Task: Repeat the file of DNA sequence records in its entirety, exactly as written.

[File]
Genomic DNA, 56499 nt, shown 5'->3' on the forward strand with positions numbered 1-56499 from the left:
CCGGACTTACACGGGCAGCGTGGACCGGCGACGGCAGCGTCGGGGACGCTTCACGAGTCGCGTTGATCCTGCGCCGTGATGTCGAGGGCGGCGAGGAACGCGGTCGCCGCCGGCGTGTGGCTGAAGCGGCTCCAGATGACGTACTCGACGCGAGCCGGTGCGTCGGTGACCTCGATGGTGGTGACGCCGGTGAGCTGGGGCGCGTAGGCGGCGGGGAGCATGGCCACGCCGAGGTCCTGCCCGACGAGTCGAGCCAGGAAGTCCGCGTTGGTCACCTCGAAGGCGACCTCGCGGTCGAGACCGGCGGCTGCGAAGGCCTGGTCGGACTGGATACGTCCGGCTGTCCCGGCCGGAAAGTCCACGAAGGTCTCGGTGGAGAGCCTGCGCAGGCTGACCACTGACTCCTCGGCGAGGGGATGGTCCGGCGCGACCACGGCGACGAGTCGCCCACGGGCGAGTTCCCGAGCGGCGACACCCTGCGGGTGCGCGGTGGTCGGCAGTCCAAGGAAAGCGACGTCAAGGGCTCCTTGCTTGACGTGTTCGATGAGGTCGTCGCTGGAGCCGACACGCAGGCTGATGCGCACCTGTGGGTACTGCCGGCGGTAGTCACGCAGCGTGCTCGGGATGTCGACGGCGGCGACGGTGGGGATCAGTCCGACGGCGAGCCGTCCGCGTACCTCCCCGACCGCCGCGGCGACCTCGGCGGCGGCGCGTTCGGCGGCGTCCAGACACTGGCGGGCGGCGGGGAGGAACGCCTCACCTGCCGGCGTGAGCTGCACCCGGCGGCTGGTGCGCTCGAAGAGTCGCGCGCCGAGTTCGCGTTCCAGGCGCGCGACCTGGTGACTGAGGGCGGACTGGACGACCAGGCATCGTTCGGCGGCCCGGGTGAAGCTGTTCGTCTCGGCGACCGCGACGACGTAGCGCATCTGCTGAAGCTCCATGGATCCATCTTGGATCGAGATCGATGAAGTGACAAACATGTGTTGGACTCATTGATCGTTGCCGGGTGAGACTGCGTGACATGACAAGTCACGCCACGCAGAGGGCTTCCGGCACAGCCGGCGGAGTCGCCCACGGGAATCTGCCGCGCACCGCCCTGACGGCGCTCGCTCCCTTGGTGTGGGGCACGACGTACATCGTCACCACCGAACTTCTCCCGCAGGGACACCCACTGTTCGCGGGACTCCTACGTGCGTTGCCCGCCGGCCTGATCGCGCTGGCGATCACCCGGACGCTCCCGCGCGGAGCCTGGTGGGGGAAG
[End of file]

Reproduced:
Genomic DNA, 56499 nt, shown 5'->3' on the forward strand with positions numbered 1-56499 from the left:
CCGGACTTACACGGGCAGCGTGGACCGGCGACGGCAGCGTCGGGGACGCTTCACGAGTCGCGTTGATCCTGCGCCGTGATGTCGAGGGCGGCGAGGAACGCGGTCGCCGCCGGCGTGTGGCTGAAGCGGCTCCAGATGACGTACTCGACGCGAGCCGGTGCGTCGGTGACCTCGATGGTGGTGACGCCGGTGAGCTGGGGCGCGTAGGCGGCGGGGAGCATGGCCACGCCGAGGTCCTGCCCGACGAGTCGAGCCAGGAAGTCCGCGTTGGTCACCTCGAAGGCGACCTCGCGGTCGAGACCGGCGGCTGCGAAGGCCTGGTCGGACTGGATACGTCCGGCTGTCCCGGCCGGAAAGTCCACGAAGGTCTCGGTGGAGAGCCTGCGCAGGCTGACCACTGACTCCTCGGCGAGGGGATGGTCCGGCGCGACCACGGCGACGAGTCGCCCACGGGCGAGTTCCCGAGCGGCGACACCCTGCGGGTGCGCGGTGGTCGGCAGTCCAAGGAAAGCGACGTCAAGGGCTCCTTGCTTGACGTGTTCGATGAGGTCGTCGCTGGAGCCGACACGCAGGCTGATGCGCACCTGTGGGTACTGCCGGCGGTAGTCACGCAGCGTGCTCGGGATGTCGACGGCGGCGACGGTGGGGATCAGTCCGACGGCGAGCCGTCCGCGTACCTCCCCGACCGCCGCGGCGACCTCGGCGGCGGCGCGTTCGGCGGCGTCCAGACACTGGCGGGCGGCGGGGAGGAACGCCTCACCTGCCGGCGTGAGCTGCACCCGGCGGCTGGTGCGCTCGAAGAGTCGCGCGCCGAGTTCGCGTTCCAGGCGCGCGACCTGGTGACTGAGGGCGGACTGGACGACCAGGCATCGTTCGGCGGCCCGGGTGAAGCTGTTCGTCTCGGCGACCGCGACGACGTAGCGCATCTGCTGAAGCTCCATGGATCCATCTTGGATCGAGATCGATGAAGTGACAAACATGTGTTGGACTCATTGATCGTTGCCGGGTGAGACTGCGTGACATGACAAGTCACGCCACGCAGAGGGCTTCCGGCACAGCCGGCGGAGTCGCCCACGGGAATCTGCCGCGCACCGCCCTGACGGCGCTCGCTCCCTTGGTGTGGGGCACGACGTACATCGTCACCACCGAACTTCTCCCGCAGGGACACCCACTGTTCGCGGGACTCCTACGTGCGTTGCCCGCCGGCCTGATCGCGCTGGCGATCACCCGGACGCTCCCGCGCGGAGCCTGGTGGGGGAAG